9 Questions with Albertus Swanepoel

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9 Questions with Albertus Swanepoel

An obsession with crafting and Duchesse satin has led Albertus Swanepoel to become one of the most revered names in the art of millinery. Swanepoel (pronounced Swan-a-pool) has been featured in every major fashion magazine, most noticeably Vogue, GQ, and Harper’s Bazaar. He has collaborated with top retail brands as well as participated in runway shows for the cream of the fashion crop—from Carolina Herrera and Proenza Schouler, to Tommy Hilfiger, Narciso Rodriguez, and Alexander Wang. Albertus, who runs his studio in Manhattan’s Fashion District, answers some questions for us.

You started out as a menswear designer and had your own label, Quartus Manna—how did you transition into millinery?
To be honest, I fell into millinery as a survival tactic because my clothing design career did not work out. I never imagined I would be doing this.

You’ve collaborated with some of the biggest brands in the retail business—Target, J.Crew, Club Monaco, and Gap, to mention a few. How difficult is it to handle the business side of what you do?
Collaborations with huge companies are a great way for me to get my name out there. I am lucky in that all I have to do is design and make prototypes, and they handle the production and logistics of the collection. The business side of my small endeavor is another matter—it’s hard and a constant struggle—cashflow being the biggest problem as I am self-funded and in a niche market. I have yet to solve this.

You were briefly the style editor for Martha Stewart Weddings. How different was it for you to work in that medium compared to designing clothes or hats?
I am a very visual person, so it was quite easy and enjoyable to transfer those skills to print. I started off studying graphic design, and I feel the principles are adaptable to any medium. I see design as a way of life, whether it’s buying a kettle or making a hat.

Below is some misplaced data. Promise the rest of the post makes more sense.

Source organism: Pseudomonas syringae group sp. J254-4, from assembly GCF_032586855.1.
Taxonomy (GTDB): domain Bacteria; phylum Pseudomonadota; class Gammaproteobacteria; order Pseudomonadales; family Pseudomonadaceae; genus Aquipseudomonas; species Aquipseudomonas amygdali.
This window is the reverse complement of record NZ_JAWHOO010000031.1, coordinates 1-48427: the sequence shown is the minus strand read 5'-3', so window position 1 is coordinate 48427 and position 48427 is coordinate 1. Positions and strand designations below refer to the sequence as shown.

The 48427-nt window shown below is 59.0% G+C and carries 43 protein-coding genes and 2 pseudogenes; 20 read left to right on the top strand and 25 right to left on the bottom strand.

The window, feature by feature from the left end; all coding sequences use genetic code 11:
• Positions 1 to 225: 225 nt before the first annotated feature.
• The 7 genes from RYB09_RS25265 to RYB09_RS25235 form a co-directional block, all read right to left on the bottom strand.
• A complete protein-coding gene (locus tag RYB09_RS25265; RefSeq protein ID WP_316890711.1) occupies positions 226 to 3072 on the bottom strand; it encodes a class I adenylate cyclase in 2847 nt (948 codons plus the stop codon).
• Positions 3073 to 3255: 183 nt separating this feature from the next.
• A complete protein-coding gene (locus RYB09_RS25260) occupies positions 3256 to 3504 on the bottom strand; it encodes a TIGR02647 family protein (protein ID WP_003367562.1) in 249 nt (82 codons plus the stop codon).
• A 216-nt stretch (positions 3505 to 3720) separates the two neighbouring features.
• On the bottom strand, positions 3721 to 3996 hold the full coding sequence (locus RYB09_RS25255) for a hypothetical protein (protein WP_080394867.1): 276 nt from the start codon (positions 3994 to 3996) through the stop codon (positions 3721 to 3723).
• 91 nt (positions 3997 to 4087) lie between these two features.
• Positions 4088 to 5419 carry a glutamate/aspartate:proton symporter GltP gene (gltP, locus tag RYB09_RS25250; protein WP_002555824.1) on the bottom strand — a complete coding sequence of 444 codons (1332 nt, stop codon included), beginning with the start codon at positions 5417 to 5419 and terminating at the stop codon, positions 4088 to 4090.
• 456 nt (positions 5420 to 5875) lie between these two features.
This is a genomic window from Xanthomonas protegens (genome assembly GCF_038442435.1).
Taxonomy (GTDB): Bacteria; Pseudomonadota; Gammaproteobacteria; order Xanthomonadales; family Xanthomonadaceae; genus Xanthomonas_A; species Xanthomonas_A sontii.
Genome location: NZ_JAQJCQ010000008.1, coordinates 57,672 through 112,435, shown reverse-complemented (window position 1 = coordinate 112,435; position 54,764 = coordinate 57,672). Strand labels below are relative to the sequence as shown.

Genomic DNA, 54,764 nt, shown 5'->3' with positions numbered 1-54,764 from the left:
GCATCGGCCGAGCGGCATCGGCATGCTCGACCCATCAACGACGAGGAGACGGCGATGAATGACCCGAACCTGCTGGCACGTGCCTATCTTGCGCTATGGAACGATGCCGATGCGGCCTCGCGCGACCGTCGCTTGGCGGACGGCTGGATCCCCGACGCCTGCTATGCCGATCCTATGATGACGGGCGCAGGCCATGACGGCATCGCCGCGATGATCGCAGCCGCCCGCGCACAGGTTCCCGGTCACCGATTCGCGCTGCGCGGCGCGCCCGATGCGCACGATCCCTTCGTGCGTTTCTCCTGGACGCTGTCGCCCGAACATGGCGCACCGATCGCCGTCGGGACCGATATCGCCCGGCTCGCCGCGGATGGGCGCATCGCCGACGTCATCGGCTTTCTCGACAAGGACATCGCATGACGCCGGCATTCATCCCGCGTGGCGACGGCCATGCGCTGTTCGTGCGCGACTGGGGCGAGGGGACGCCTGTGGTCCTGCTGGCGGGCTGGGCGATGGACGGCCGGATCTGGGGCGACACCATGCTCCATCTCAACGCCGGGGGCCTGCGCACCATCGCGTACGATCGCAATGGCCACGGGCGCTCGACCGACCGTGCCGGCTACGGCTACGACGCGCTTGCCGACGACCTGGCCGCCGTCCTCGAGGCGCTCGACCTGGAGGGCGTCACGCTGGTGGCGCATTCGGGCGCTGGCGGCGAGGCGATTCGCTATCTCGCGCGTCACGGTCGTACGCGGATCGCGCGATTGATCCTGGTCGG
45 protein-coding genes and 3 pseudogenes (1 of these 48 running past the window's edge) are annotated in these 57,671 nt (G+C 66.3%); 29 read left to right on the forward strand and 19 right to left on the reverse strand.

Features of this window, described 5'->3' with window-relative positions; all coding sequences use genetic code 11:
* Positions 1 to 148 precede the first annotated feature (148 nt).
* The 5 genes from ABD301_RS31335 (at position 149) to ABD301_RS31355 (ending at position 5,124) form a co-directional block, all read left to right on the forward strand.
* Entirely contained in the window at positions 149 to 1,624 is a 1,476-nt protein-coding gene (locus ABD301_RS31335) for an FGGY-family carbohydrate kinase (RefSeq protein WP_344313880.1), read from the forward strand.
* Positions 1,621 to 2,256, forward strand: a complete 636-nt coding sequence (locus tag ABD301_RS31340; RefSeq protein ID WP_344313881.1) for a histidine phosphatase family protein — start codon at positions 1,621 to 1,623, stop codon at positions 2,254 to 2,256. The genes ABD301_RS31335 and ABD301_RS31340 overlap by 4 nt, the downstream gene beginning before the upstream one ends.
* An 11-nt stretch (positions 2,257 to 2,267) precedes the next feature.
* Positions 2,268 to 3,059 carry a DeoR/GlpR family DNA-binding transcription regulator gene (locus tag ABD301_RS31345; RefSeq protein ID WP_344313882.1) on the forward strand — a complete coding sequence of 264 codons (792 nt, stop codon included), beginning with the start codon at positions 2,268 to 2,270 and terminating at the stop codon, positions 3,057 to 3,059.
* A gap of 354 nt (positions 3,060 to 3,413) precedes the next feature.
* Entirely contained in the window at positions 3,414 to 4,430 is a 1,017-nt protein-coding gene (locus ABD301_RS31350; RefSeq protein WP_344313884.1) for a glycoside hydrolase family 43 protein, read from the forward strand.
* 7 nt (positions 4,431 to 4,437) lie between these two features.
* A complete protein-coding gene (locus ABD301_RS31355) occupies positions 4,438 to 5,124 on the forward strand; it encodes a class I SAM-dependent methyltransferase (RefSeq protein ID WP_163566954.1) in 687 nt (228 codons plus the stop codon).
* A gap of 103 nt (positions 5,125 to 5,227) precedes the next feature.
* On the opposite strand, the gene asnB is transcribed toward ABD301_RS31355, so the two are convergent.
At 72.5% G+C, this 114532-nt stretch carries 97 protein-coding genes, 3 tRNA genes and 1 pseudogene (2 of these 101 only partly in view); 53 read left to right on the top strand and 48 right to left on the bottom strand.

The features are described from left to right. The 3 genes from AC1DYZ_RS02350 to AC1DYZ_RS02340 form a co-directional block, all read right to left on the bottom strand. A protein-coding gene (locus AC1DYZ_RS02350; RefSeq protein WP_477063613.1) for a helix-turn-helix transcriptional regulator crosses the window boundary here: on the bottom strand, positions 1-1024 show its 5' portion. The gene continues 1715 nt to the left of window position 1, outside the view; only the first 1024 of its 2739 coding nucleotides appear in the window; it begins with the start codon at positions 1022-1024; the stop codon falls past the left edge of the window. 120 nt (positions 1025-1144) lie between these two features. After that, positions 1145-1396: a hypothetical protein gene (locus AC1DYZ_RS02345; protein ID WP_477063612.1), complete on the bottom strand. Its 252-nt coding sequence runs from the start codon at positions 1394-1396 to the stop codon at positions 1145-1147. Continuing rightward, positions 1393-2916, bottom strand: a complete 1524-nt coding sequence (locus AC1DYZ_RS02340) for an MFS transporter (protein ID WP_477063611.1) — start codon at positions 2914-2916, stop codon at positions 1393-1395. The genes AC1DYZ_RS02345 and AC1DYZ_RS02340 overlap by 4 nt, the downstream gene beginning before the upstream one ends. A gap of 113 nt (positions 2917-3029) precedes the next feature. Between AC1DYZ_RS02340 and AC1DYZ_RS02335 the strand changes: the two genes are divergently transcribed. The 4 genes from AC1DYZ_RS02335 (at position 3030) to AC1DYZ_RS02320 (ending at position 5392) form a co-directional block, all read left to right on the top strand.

Some people are fortunate enough to have a person in their life that puts the wind in their sails. Would you say Anna Wintour is that person for you?
I began my relationship with Anna Wintour in 2008 when I was named the first runner up in the Vogue/CFDA Fashion Fund Awards. Ms Wintour has been an incredible support to me since then— more than anyone else in the industry. She also initiated my collaboration with Target. I am truly blessed to have that respect from her, and I’m forever grateful.

Your hats are available in many of the top retail stores, such as Barneys, Bergdorf Goodman, and various other elite boutiques in New York City. How did you get your foot in those doors?
It is really difficult to get into a major department store. Buyers look at hundreds of lookbooks per season of designers who are trying to get in their stores. When I started my millinery career many years ago I was lucky in that Style.com did a huge article on me. As soon as that came out, Barneys, Henri Bendel, and Bergdorf Goodman all approached me to see my work.

Who and what inspires you?
South Africa, where I grew up, certainly inspires me. And of course the street fashion of New York, as well as the energy of the city. I am also a big opera lover and the spectacle of music, sets, costumes, and the larger-than-life drama I find truly inspirational.

If you could make a hat for anyone in the world, who would that person be?
To choose one person would be difficult! The top three on my list would be Cecil Beaton, Queen Elizabeth, and the Marchesa Luisa Casati.

What is your favorite fabric to work with and where do you source your materials?
I love Duchesse silk satin, felt, and grosgrain ribbons. The infrastructure for my craft is diminishing, so it’s increasingly difficult to find materials. Most of my felts come from the Czech Republic;
the different straws I get from Ecuador, Switzerland, and Japan. Now there are only one or two importers, so all the milliners get their materials from the same sources. The challenge is to make it one’s own.

What is the best part about your job?
Making the hats, packing them in boxes, and sending them out to the customer. As long as I am creating, I am happy. I am very much a craft person, whether I am making a hat or a Christmas card for someone.

You sound like Sweet Paul! Thank you for chatting with us, Albertus.

For more information about Albertus and his millinery, please visit albertusswanepoel.com. You can also nd him on Instagram @albertus_swanepoel.

 

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